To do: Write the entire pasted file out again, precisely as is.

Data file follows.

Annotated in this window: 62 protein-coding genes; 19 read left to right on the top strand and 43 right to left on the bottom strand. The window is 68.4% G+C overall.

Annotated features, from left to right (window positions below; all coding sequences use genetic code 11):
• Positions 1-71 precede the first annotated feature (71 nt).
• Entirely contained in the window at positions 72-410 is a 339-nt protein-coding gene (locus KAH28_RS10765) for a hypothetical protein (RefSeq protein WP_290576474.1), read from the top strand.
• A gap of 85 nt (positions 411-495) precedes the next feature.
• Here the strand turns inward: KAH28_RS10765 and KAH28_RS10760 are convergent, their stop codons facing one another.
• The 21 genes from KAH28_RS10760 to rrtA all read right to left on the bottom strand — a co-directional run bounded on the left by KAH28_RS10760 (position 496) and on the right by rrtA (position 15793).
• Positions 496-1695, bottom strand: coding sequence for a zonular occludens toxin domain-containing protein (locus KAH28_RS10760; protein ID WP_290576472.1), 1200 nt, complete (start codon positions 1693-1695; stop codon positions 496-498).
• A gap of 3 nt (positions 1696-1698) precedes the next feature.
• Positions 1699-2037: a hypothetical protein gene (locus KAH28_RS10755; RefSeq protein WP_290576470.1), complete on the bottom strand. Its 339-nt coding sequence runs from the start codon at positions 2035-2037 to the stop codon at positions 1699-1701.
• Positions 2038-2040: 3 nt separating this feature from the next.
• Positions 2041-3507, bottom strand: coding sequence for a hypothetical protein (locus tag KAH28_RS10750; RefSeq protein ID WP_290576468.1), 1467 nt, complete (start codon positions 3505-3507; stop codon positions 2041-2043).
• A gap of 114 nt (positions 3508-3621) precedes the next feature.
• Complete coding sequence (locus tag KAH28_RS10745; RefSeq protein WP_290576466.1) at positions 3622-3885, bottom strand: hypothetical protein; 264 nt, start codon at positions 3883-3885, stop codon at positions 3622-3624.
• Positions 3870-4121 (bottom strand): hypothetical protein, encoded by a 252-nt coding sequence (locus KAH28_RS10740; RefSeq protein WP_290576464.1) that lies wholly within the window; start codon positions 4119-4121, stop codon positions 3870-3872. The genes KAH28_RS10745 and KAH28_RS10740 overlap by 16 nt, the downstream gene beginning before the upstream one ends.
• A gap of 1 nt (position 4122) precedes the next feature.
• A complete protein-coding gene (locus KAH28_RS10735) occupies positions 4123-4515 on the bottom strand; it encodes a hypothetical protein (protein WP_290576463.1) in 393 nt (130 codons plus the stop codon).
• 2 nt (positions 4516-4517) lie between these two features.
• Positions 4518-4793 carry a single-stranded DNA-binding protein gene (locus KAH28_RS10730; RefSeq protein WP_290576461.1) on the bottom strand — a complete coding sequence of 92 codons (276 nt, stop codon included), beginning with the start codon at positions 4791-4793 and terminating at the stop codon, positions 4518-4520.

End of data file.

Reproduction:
Annotated in this window: 62 protein-coding genes; 19 read left to right on the top strand and 43 right to left on the bottom strand. The window is 68.4% G+C overall.

Annotated features, from left to right (window positions below; all coding sequences use genetic code 11):
• Positions 1-71 precede the first annotated feature (71 nt).
• Entirely contained in the window at positions 72-410 is a 339-nt protein-coding gene (locus KAH28_RS10765) for a hypothetical protein (RefSeq protein WP_290576474.1), read from the top strand.
• A gap of 85 nt (positions 411-495) precedes the next feature.
• Here the strand turns inward: KAH28_RS10765 and KAH28_RS10760 are convergent, their stop codons facing one another.
• The 21 genes from KAH28_RS10760 to rrtA all read right to left on the bottom strand — a co-directional run bounded on the left by KAH28_RS10760 (position 496) and on the right by rrtA (position 15793).
• Positions 496-1695, bottom strand: coding sequence for a zonular occludens toxin domain-containing protein (locus KAH28_RS10760; protein ID WP_290576472.1), 1200 nt, complete (start codon positions 1693-1695; stop codon positions 496-498).
• A gap of 3 nt (positions 1696-1698) precedes the next feature.
• Positions 1699-2037: a hypothetical protein gene (locus KAH28_RS10755; RefSeq protein WP_290576470.1), complete on the bottom strand. Its 339-nt coding sequence runs from the start codon at positions 2035-2037 to the stop codon at positions 1699-1701.
• Positions 2038-2040: 3 nt separating this feature from the next.
• Positions 2041-3507, bottom strand: coding sequence for a hypothetical protein (locus tag KAH28_RS10750; RefSeq protein ID WP_290576468.1), 1467 nt, complete (start codon positions 3505-3507; stop codon positions 2041-2043).
• A gap of 114 nt (positions 3508-3621) precedes the next feature.
• Complete coding sequence (locus tag KAH28_RS10745; RefSeq protein WP_290576466.1) at positions 3622-3885, bottom strand: hypothetical protein; 264 nt, start codon at positions 3883-3885, stop codon at positions 3622-3624.
• Positions 3870-4121 (bottom strand): hypothetical protein, encoded by a 252-nt coding sequence (locus KAH28_RS10740; RefSeq protein WP_290576464.1) that lies wholly within the window; start codon positions 4119-4121, stop codon positions 3870-3872. The genes KAH28_RS10745 and KAH28_RS10740 overlap by 16 nt, the downstream gene beginning before the upstream one ends.
• A gap of 1 nt (position 4122) precedes the next feature.
• A complete protein-coding gene (locus KAH28_RS10735) occupies positions 4123-4515 on the bottom strand; it encodes a hypothetical protein (protein WP_290576463.1) in 393 nt (130 codons plus the stop codon).
• 2 nt (positions 4516-4517) lie between these two features.
• Positions 4518-4793 carry a single-stranded DNA-binding protein gene (locus KAH28_RS10730; RefSeq protein WP_290576461.1) on the bottom strand — a complete coding sequence of 92 codons (276 nt, stop codon included), beginning with the start codon at positions 4791-4793 and terminating at the stop codon, positions 4518-4520.